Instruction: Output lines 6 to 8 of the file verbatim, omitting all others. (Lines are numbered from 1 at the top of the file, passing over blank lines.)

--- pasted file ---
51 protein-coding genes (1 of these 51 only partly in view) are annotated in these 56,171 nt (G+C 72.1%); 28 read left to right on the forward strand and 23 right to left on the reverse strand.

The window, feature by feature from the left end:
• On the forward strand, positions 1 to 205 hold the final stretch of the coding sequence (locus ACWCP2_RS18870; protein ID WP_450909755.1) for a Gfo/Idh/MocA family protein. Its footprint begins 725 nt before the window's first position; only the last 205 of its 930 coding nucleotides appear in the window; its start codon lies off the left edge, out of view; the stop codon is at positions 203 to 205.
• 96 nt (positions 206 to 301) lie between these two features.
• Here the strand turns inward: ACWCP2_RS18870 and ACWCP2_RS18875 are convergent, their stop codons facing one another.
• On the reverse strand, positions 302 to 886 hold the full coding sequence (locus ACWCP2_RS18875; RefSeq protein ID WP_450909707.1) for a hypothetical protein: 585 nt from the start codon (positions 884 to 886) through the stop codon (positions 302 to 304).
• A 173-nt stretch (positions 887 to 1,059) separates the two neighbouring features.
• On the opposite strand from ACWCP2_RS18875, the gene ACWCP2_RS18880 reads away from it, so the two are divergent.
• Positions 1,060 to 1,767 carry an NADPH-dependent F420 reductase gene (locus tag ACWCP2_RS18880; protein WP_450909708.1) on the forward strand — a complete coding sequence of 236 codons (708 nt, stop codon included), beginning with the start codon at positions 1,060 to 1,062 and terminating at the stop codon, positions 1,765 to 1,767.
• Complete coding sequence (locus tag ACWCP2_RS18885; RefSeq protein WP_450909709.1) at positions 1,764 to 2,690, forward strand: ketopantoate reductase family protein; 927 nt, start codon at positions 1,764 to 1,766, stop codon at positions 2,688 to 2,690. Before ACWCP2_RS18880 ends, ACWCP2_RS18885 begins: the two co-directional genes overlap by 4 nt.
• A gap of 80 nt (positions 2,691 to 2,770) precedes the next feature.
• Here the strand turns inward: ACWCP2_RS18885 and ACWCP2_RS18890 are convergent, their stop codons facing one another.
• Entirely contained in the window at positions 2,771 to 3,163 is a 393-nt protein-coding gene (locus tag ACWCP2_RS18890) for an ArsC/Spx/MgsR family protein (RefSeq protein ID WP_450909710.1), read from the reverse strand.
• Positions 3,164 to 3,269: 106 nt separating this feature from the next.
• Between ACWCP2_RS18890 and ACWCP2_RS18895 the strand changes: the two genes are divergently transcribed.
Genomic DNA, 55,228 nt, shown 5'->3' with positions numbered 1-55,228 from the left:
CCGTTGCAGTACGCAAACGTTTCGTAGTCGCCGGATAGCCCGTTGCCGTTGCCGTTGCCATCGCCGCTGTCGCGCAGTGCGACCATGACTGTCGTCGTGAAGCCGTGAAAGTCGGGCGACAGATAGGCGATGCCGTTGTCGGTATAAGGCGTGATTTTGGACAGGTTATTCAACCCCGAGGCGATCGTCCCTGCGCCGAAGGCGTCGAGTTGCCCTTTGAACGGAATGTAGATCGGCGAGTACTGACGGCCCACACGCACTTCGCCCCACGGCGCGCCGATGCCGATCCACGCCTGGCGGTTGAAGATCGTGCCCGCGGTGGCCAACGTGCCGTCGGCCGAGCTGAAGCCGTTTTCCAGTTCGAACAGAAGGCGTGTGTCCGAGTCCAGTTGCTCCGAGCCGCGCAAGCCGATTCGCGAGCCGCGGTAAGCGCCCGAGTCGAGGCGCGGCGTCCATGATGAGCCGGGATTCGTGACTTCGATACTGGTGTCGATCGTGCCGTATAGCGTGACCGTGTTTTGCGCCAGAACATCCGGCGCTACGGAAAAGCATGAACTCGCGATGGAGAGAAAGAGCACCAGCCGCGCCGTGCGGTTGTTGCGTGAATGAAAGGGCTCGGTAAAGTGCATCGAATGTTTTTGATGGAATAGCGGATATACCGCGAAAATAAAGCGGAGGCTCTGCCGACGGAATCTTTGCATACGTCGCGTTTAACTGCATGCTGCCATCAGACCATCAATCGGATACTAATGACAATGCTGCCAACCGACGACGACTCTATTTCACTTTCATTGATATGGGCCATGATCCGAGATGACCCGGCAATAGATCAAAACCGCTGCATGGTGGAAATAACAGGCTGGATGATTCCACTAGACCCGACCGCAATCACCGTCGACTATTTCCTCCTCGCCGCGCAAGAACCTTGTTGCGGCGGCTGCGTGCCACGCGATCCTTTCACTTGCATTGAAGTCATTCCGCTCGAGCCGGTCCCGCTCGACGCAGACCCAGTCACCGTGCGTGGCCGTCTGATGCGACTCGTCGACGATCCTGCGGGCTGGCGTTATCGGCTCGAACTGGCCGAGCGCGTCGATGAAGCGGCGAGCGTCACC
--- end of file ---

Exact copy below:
• On the reverse strand, positions 302 to 886 hold the full coding sequence (locus ACWCP2_RS18875; RefSeq protein ID WP_450909707.1) for a hypothetical protein: 585 nt from the start codon (positions 884 to 886) through the stop codon (positions 302 to 304).
• A 173-nt stretch (positions 887 to 1,059) separates the two neighbouring features.
• On the opposite strand from ACWCP2_RS18875, the gene ACWCP2_RS18880 reads away from it, so the two are divergent.